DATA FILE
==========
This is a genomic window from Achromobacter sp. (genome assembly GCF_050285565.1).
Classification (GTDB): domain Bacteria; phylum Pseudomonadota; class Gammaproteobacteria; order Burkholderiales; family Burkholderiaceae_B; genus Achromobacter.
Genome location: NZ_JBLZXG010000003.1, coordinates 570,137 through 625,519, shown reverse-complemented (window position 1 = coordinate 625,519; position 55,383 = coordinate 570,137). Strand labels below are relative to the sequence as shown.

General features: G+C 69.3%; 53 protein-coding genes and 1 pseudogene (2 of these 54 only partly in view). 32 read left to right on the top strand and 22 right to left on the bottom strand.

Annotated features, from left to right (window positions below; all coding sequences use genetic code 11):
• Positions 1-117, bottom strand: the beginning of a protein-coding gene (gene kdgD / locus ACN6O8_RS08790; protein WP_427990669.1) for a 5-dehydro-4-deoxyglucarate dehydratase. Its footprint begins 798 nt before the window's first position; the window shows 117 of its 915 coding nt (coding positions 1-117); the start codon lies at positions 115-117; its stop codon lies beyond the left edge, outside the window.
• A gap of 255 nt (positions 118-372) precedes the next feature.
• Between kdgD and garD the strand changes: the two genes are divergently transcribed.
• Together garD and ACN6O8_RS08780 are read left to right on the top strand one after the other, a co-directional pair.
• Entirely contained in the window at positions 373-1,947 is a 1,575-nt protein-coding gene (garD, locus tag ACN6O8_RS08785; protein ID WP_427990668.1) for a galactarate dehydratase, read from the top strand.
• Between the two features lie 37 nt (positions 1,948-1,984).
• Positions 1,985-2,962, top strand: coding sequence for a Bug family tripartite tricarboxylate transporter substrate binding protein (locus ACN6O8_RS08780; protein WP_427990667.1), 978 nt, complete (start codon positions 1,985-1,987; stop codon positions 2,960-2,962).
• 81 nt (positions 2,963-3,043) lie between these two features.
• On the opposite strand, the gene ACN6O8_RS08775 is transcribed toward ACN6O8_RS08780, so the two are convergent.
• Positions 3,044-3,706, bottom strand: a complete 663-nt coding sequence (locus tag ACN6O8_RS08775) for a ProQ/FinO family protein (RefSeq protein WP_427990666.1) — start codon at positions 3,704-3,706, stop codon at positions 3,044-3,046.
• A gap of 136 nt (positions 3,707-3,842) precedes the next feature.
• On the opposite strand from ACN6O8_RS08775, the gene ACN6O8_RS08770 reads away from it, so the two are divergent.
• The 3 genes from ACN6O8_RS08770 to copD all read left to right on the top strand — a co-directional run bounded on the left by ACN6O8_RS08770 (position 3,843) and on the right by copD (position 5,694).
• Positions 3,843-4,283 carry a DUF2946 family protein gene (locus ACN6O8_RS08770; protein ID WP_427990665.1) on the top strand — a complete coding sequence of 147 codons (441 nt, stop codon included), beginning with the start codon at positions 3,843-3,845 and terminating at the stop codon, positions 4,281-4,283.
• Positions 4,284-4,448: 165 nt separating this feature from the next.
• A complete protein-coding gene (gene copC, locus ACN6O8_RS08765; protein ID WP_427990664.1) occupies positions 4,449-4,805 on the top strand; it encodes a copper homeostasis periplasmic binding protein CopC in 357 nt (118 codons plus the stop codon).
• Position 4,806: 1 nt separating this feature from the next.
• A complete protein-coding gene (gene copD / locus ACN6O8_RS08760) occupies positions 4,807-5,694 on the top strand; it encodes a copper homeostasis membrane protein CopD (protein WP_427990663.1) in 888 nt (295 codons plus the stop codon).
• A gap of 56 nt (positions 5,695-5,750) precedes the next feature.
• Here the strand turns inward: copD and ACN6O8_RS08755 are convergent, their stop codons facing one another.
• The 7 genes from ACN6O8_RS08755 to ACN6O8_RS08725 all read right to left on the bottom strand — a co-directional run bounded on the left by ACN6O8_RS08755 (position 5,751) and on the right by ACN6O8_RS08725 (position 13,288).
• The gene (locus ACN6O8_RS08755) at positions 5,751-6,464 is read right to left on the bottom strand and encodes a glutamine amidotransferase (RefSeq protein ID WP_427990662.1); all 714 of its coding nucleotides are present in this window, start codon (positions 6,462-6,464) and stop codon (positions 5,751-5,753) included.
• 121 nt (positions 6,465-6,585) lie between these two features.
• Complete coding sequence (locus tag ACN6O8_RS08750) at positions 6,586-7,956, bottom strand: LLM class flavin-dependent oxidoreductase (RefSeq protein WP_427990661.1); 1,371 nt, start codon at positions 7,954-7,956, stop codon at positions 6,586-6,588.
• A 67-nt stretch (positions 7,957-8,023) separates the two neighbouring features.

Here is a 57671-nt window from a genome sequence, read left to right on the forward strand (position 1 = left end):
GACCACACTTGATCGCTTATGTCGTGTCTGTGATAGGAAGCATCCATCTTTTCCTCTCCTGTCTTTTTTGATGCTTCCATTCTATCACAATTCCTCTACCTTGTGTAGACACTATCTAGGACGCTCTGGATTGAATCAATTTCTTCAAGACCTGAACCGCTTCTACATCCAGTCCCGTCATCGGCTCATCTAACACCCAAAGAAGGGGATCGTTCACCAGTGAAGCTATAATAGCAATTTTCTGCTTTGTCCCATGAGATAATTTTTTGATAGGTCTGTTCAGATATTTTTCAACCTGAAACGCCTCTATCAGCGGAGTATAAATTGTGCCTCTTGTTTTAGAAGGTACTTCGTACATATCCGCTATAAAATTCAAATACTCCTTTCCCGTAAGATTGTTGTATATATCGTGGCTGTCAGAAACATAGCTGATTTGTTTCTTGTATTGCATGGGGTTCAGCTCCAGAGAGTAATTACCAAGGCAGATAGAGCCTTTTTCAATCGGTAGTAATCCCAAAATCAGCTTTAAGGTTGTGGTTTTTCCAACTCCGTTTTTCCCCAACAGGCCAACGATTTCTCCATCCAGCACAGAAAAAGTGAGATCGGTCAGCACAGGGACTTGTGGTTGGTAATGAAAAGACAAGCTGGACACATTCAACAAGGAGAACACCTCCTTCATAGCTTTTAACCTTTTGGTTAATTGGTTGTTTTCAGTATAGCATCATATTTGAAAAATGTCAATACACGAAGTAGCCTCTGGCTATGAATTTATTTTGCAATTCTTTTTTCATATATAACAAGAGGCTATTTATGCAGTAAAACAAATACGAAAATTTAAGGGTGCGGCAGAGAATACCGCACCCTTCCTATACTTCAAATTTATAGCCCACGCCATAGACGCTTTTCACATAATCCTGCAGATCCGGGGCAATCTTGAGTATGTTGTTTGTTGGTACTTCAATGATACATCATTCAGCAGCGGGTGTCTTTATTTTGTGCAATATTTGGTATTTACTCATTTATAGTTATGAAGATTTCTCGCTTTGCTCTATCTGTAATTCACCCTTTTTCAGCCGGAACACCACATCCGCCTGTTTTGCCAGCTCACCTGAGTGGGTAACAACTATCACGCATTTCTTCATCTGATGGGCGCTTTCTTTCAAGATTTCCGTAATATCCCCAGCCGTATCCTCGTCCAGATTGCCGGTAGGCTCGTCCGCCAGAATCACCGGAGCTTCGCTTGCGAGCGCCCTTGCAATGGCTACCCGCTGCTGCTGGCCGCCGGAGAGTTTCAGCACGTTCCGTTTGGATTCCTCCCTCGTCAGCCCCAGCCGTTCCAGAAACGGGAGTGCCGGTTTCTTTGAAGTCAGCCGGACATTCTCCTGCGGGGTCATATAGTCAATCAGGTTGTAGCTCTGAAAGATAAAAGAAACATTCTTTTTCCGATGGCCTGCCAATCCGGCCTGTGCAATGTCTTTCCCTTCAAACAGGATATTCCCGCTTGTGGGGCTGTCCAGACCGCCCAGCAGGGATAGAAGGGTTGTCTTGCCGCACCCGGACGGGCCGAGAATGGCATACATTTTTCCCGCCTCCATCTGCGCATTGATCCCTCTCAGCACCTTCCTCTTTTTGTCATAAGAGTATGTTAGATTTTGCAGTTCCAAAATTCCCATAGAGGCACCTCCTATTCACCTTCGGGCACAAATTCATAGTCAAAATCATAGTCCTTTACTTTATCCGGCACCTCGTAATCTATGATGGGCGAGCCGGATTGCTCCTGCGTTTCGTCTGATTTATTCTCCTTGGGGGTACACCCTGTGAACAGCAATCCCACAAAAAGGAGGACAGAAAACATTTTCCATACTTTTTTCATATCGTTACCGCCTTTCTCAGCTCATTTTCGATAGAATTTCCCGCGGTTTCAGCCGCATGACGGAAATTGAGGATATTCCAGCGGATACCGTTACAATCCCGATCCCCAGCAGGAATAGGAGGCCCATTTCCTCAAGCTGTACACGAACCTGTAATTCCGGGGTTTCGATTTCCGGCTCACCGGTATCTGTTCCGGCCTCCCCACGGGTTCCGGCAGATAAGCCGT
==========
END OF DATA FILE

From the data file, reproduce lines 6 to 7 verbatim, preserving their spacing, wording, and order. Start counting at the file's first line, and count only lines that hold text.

• Positions 1-117, bottom strand: the beginning of a protein-coding gene (gene kdgD / locus ACN6O8_RS08790; protein WP_427990669.1) for a 5-dehydro-4-deoxyglucarate dehydratase. Its footprint begins 798 nt before the window's first position; the window shows 117 of its 915 coding nt (coding positions 1-117); the start codon lies at positions 115-117; its stop codon lies beyond the left edge, outside the window.
• A gap of 255 nt (positions 118-372) precedes the next feature.